Condo and Car Purchases: Decisions, Decisions

    Go to this lab on the class highlights page, control-click on this excel file, and open condolabsol.xls.
  1. Recall that the monthly interest ($) is calculated by taking the outstanding balance and multiplying by the monthly rate. So why does the interest ($) paid each month, in column C, decrease as time increases (Hint: the monthly rate stays the same, but what happens to the outstanding balance, and how does this impact the interest?)
  2. Compare the filled in numbers of the FIRST ROW with your Excel document, and then fill in the rest of only the FIRST ROW of Table 1 with NUMBERS. For the year 2 (24 months) and year 5 balances, be careful to look in the A column for the proper month (NOT the gray markers, which are numbered differently than the month - for example, grey 24 is only month 19) and then look at the corresponding E value for the loan balance.
    TABLE 1
    1st yr total
    Year 2 balance Year 5 balance total interest paid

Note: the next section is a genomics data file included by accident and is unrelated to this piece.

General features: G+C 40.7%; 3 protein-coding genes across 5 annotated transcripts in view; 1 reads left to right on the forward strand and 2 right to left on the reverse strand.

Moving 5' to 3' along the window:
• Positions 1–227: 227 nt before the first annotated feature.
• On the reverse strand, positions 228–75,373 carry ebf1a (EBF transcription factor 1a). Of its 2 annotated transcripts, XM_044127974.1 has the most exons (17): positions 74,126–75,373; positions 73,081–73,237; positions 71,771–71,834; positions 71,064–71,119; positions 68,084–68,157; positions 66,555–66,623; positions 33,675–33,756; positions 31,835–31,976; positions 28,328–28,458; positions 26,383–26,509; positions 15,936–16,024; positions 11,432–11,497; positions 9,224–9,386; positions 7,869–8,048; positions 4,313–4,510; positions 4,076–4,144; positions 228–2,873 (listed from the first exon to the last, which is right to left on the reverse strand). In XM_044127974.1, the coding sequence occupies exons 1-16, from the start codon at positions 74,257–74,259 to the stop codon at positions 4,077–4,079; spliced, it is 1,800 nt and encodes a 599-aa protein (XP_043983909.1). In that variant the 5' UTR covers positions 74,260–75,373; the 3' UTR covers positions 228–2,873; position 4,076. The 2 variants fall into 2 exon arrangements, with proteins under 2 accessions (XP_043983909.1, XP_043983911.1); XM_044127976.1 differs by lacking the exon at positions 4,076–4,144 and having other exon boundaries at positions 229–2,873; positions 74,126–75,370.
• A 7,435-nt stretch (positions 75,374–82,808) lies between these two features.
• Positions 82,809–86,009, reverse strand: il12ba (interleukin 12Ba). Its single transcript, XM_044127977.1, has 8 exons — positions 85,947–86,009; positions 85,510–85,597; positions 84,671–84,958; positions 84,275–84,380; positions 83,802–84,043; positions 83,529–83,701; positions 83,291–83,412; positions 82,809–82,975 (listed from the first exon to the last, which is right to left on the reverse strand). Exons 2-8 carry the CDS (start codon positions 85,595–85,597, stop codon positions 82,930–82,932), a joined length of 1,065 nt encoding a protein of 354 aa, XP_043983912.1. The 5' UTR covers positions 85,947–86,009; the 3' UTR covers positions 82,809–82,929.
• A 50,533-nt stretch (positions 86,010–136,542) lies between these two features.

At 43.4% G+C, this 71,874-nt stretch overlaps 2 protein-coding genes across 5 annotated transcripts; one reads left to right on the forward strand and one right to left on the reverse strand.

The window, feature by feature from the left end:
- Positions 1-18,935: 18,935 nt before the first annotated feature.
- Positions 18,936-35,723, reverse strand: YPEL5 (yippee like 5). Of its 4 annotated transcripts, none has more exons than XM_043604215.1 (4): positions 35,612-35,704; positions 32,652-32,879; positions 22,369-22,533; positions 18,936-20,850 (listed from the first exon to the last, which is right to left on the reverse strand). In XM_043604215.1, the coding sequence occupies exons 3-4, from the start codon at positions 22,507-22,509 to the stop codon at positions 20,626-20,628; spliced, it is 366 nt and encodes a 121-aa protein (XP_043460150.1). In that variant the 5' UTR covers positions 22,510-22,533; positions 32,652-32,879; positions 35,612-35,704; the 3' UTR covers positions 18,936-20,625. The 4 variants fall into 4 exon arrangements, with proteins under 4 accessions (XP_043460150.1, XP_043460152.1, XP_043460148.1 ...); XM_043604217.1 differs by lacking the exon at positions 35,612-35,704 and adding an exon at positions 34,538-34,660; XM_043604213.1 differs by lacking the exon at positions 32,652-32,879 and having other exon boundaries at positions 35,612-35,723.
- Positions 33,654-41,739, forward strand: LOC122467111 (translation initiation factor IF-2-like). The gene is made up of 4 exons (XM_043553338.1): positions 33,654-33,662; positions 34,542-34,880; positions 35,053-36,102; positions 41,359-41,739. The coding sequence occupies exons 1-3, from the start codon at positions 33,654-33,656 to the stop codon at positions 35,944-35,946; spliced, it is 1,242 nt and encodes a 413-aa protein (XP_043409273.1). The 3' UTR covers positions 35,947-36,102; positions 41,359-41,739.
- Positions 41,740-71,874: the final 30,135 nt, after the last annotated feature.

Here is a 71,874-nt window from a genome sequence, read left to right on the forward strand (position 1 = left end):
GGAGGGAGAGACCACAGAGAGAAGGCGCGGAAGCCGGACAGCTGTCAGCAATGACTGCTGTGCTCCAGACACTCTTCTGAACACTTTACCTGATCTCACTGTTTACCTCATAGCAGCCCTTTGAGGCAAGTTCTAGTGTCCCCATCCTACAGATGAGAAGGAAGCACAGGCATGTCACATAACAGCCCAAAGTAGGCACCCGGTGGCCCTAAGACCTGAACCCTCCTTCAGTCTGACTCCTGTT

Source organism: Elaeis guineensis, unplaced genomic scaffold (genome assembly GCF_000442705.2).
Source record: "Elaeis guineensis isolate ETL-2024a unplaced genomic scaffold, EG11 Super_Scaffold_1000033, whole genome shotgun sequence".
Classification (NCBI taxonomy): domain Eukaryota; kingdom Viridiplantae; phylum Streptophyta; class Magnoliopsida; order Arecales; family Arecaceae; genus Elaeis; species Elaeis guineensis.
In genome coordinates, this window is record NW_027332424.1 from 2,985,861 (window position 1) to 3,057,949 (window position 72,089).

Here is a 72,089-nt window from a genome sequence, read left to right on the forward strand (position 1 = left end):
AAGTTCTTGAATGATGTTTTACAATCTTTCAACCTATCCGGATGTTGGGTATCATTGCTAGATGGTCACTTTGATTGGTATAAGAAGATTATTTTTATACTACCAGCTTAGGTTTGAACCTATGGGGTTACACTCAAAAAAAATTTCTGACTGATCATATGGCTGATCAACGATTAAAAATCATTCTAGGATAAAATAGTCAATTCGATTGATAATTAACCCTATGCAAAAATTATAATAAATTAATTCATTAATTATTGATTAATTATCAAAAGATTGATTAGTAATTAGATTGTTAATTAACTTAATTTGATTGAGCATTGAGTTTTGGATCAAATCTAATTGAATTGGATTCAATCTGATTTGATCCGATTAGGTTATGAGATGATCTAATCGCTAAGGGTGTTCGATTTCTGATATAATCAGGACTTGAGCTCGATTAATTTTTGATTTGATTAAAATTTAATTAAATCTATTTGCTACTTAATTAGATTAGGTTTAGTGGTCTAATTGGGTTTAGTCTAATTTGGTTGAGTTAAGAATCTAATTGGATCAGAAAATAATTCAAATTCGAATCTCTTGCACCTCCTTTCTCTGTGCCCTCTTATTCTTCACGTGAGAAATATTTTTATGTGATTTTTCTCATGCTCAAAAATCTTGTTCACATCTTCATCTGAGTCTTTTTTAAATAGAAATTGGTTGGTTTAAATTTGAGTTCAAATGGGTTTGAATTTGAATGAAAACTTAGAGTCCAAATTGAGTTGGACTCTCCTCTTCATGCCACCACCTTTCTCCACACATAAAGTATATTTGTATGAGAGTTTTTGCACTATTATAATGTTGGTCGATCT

Original Info $546.20

    $79,054.61 $112,419.07
    Option 1
    Smaller Loan

    Option 2
    Lower Rate

    Option 2 + $20
    Pay Extra $20

    Before I finalized all the bank payment numbers, I found out that a deceased relative was leaving me some money, which would arrive before I closed the loan. The vice president gave me two options.
    Option 1: Take out a smaller loan I could reduce the loan amount by $2000 (ie change B2 to read =.8*B1-2000 in the FORMULA BAR - do not change the amount in the B2 box itself - it is much easier to change it in the formula bar). Notice that this will change the rest of the amortization table. Verify that you have the same year 5 balance and then fill in the SECOND ROW of table 1 with numbers.

    Option 2: Buy down the rate I could leave the loan amount the same, and pay to reduce the rate from 6.75% down to 6.25%. So change C2 to read =.0625/12 by doing this in the FORMULA BAR after clicking on C2. Click on B2 and change it back to =.8*B1 in the FORMULA BAR. Verify that you have the same year 5 balance and then fill in the THIRD ROW of table 1.

    Paying extra each month on option 2. If I choose option 2, then I have a lower monthly payment. Perhaps I can afford to pay more per month. Let's investigate this to see what happens. Using option 2, what happens if I can pay an extra $20 each month? Namely, b3 changes via adding +20 at the end to =PMT(C2,360,-B2) + 20.

  3. What month do I finish paying off the loan? (it will be less than month 360 since I'm paying more than is required - look for the part of the Excel chart that shows the loan balance changing from positive (black) to negative (red).